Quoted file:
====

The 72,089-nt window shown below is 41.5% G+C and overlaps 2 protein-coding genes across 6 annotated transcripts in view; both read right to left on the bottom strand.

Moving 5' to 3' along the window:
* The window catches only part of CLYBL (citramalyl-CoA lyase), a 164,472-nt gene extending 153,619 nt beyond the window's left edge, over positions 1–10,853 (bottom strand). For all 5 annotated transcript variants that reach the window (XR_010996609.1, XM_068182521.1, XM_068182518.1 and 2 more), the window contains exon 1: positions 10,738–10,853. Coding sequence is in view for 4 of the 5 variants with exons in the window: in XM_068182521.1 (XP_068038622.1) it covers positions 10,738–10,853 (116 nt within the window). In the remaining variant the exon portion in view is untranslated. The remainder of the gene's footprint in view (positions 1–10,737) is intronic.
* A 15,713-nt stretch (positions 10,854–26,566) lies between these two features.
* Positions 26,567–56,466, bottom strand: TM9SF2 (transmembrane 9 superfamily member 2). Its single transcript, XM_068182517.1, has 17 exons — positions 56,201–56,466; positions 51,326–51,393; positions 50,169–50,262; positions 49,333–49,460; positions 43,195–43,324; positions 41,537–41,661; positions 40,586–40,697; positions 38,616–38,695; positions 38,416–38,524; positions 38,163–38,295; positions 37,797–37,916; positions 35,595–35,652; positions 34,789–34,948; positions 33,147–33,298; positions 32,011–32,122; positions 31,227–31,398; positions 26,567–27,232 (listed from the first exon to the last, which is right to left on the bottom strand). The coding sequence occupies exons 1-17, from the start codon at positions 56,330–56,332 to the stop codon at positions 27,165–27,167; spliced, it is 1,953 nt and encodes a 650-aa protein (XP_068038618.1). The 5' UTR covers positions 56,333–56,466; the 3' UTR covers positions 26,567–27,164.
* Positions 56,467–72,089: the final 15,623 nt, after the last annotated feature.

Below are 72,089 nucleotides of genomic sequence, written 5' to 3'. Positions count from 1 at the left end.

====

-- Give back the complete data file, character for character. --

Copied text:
The 72,089-nt window shown below is 41.5% G+C and overlaps 2 protein-coding genes across 6 annotated transcripts in view; both read right to left on the bottom strand.

Moving 5' to 3' along the window:
* The window catches only part of CLYBL (citramalyl-CoA lyase), a 164,472-nt gene extending 153,619 nt beyond the window's left edge, over positions 1–10,853 (bottom strand). For all 5 annotated transcript variants that reach the window (XR_010996609.1, XM_068182521.1, XM_068182518.1 and 2 more), the window contains exon 1: positions 10,738–10,853. Coding sequence is in view for 4 of the 5 variants with exons in the window: in XM_068182521.1 (XP_068038622.1) it covers positions 10,738–10,853 (116 nt within the window). In the remaining variant the exon portion in view is untranslated. The remainder of the gene's footprint in view (positions 1–10,737) is intronic.
* A 15,713-nt stretch (positions 10,854–26,566) lies between these two features.
* Positions 26,567–56,466, bottom strand: TM9SF2 (transmembrane 9 superfamily member 2). Its single transcript, XM_068182517.1, has 17 exons — positions 56,201–56,466; positions 51,326–51,393; positions 50,169–50,262; positions 49,333–49,460; positions 43,195–43,324; positions 41,537–41,661; positions 40,586–40,697; positions 38,616–38,695; positions 38,416–38,524; positions 38,163–38,295; positions 37,797–37,916; positions 35,595–35,652; positions 34,789–34,948; positions 33,147–33,298; positions 32,011–32,122; positions 31,227–31,398; positions 26,567–27,232 (listed from the first exon to the last, which is right to left on the bottom strand). The coding sequence occupies exons 1-17, from the start codon at positions 56,330–56,332 to the stop codon at positions 27,165–27,167; spliced, it is 1,953 nt and encodes a 650-aa protein (XP_068038618.1). The 5' UTR covers positions 56,333–56,466; the 3' UTR covers positions 26,567–27,164.
* Positions 56,467–72,089: the final 15,623 nt, after the last annotated feature.

Below are 72,089 nucleotides of genomic sequence, written 5' to 3'. Positions count from 1 at the left end.